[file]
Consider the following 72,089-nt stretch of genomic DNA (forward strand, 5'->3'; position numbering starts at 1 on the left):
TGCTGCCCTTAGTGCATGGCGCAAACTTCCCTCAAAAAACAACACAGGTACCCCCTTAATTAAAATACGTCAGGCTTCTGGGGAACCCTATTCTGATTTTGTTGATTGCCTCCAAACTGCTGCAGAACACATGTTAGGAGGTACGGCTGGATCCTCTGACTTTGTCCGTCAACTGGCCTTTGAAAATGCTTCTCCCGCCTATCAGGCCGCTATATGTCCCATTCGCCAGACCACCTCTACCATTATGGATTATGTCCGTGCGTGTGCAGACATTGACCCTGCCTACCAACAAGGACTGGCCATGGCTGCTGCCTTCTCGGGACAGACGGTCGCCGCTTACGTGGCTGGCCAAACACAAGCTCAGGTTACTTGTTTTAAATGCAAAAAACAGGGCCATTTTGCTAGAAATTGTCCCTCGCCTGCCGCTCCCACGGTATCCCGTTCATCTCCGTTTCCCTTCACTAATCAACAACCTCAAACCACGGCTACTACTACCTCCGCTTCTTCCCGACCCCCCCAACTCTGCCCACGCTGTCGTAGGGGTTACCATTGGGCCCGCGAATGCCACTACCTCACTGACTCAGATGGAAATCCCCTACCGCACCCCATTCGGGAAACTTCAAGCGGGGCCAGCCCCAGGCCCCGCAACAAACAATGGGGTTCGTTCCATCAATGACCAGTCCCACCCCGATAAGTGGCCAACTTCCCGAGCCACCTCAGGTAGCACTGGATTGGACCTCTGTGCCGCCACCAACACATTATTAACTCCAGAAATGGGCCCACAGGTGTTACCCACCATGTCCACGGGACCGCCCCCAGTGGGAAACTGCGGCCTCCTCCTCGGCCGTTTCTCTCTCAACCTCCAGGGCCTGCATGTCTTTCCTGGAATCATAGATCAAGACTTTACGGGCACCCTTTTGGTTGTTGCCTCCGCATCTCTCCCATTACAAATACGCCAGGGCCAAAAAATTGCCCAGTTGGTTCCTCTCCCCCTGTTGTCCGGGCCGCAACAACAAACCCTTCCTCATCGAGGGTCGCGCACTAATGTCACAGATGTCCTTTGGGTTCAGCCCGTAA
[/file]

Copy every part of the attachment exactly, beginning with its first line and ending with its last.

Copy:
Consider the following 72,089-nt stretch of genomic DNA (forward strand, 5'->3'; position numbering starts at 1 on the left):
TGCTGCCCTTAGTGCATGGCGCAAACTTCCCTCAAAAAACAACACAGGTACCCCCTTAATTAAAATACGTCAGGCTTCTGGGGAACCCTATTCTGATTTTGTTGATTGCCTCCAAACTGCTGCAGAACACATGTTAGGAGGTACGGCTGGATCCTCTGACTTTGTCCGTCAACTGGCCTTTGAAAATGCTTCTCCCGCCTATCAGGCCGCTATATGTCCCATTCGCCAGACCACCTCTACCATTATGGATTATGTCCGTGCGTGTGCAGACATTGACCCTGCCTACCAACAAGGACTGGCCATGGCTGCTGCCTTCTCGGGACAGACGGTCGCCGCTTACGTGGCTGGCCAAACACAAGCTCAGGTTACTTGTTTTAAATGCAAAAAACAGGGCCATTTTGCTAGAAATTGTCCCTCGCCTGCCGCTCCCACGGTATCCCGTTCATCTCCGTTTCCCTTCACTAATCAACAACCTCAAACCACGGCTACTACTACCTCCGCTTCTTCCCGACCCCCCCAACTCTGCCCACGCTGTCGTAGGGGTTACCATTGGGCCCGCGAATGCCACTACCTCACTGACTCAGATGGAAATCCCCTACCGCACCCCATTCGGGAAACTTCAAGCGGGGCCAGCCCCAGGCCCCGCAACAAACAATGGGGTTCGTTCCATCAATGACCAGTCCCACCCCGATAAGTGGCCAACTTCCCGAGCCACCTCAGGTAGCACTGGATTGGACCTCTGTGCCGCCACCAACACATTATTAACTCCAGAAATGGGCCCACAGGTGTTACCCACCATGTCCACGGGACCGCCCCCAGTGGGAAACTGCGGCCTCCTCCTCGGCCGTTTCTCTCTCAACCTCCAGGGCCTGCATGTCTTTCCTGGAATCATAGATCAAGACTTTACGGGCACCCTTTTGGTTGTTGCCTCCGCATCTCTCCCATTACAAATACGCCAGGGCCAAAAAATTGCCCAGTTGGTTCCTCTCCCCCTGTTGTCCGGGCCGCAACAACAAACCCTTCCTCATCGAGGGTCGCGCACTAATGTCACAGATGTCCTTTGGGTTCAGCCCGTAA